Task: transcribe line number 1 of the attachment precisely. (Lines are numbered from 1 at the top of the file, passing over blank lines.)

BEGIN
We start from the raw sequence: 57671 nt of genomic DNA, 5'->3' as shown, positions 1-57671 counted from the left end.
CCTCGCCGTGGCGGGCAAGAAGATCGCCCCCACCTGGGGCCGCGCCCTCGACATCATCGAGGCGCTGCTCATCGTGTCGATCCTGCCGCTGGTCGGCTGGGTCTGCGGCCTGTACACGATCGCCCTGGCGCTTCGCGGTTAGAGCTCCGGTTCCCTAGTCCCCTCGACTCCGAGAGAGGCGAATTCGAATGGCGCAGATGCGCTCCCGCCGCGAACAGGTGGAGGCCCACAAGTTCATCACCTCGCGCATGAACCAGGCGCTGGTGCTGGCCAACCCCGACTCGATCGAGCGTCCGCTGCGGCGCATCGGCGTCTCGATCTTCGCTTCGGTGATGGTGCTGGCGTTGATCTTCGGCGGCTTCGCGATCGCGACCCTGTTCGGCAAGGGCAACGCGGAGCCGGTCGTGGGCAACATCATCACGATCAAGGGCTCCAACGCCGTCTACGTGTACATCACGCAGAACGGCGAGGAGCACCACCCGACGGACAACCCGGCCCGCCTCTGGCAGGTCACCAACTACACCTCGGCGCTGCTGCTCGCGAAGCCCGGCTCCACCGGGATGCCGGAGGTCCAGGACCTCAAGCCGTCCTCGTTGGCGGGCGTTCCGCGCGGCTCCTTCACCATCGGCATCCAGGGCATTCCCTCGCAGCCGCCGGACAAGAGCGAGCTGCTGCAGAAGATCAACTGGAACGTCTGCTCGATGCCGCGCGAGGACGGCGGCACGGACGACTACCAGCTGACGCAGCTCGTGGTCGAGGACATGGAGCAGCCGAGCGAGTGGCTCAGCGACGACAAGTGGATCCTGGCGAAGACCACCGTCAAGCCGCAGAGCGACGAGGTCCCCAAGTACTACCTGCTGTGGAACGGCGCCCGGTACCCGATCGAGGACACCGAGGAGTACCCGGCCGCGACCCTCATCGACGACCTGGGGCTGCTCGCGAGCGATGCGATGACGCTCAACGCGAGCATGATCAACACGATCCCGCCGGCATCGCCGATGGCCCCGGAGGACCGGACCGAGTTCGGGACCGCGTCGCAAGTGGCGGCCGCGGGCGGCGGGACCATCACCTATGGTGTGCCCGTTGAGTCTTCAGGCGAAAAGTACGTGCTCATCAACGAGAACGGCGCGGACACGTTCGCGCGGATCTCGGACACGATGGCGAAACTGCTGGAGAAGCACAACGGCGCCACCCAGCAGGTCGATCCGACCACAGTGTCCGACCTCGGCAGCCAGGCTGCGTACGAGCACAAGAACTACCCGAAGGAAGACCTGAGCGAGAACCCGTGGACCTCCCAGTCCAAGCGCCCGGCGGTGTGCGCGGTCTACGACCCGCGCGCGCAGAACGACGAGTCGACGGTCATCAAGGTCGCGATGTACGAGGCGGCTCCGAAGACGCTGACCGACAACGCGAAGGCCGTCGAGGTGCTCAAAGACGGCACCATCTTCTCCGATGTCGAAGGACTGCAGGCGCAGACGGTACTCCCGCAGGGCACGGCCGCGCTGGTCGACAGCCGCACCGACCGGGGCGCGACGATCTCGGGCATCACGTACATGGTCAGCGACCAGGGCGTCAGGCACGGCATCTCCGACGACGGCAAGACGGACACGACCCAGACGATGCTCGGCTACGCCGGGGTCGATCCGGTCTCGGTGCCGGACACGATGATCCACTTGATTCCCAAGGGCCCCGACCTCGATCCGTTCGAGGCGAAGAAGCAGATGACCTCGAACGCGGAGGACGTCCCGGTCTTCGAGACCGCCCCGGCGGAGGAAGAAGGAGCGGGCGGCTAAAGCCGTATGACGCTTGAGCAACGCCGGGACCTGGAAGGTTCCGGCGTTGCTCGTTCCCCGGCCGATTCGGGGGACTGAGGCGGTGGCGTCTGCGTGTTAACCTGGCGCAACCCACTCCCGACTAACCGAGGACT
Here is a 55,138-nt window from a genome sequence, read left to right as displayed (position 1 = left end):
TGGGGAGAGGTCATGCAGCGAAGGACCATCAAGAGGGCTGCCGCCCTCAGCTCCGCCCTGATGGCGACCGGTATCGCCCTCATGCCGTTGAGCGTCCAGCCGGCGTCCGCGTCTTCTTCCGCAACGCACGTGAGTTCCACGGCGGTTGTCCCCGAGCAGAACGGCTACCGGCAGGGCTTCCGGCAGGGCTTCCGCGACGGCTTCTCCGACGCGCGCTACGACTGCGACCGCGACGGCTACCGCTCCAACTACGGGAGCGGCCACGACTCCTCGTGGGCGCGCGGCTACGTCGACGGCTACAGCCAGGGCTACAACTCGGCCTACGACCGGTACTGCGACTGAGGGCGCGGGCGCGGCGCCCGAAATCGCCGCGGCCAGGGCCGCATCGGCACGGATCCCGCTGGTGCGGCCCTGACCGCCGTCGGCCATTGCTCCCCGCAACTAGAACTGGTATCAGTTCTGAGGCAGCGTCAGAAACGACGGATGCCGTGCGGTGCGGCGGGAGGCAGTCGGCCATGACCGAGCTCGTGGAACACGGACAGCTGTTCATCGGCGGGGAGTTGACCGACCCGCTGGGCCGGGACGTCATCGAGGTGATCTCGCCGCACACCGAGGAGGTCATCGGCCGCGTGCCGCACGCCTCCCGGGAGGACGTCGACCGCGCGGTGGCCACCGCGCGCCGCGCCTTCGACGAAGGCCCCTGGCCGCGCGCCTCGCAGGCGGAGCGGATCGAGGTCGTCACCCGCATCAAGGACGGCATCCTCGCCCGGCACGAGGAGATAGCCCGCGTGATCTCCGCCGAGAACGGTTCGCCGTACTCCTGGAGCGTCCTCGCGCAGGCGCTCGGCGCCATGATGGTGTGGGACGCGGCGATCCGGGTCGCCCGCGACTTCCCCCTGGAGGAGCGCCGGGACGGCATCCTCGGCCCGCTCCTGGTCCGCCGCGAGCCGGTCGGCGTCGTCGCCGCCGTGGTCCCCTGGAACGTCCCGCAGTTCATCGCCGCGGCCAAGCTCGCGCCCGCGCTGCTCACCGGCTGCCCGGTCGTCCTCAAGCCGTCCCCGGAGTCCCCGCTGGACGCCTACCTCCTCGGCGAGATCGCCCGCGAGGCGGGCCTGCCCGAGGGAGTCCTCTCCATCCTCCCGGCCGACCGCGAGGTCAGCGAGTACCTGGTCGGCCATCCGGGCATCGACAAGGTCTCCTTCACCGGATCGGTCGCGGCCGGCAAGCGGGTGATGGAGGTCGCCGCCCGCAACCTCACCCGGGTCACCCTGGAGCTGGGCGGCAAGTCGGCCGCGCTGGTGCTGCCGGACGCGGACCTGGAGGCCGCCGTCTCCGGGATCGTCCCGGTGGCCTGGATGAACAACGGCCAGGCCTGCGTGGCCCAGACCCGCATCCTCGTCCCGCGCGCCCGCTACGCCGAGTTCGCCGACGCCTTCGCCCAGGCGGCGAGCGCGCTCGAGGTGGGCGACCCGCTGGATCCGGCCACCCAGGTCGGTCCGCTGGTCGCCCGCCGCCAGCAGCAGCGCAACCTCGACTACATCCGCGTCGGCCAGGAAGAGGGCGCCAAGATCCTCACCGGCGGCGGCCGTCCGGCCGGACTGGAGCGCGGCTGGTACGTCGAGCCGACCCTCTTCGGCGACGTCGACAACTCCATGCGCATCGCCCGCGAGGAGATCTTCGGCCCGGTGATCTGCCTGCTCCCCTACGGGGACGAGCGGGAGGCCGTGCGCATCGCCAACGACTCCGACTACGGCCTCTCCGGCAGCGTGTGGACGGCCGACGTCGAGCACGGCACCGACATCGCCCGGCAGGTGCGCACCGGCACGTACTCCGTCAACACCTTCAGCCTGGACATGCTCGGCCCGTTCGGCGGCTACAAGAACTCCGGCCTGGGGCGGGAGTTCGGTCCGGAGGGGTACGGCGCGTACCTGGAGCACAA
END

We start from the raw sequence: 57671 nt of genomic DNA, 5'->3' as shown, positions 1-57671 counted from the left end.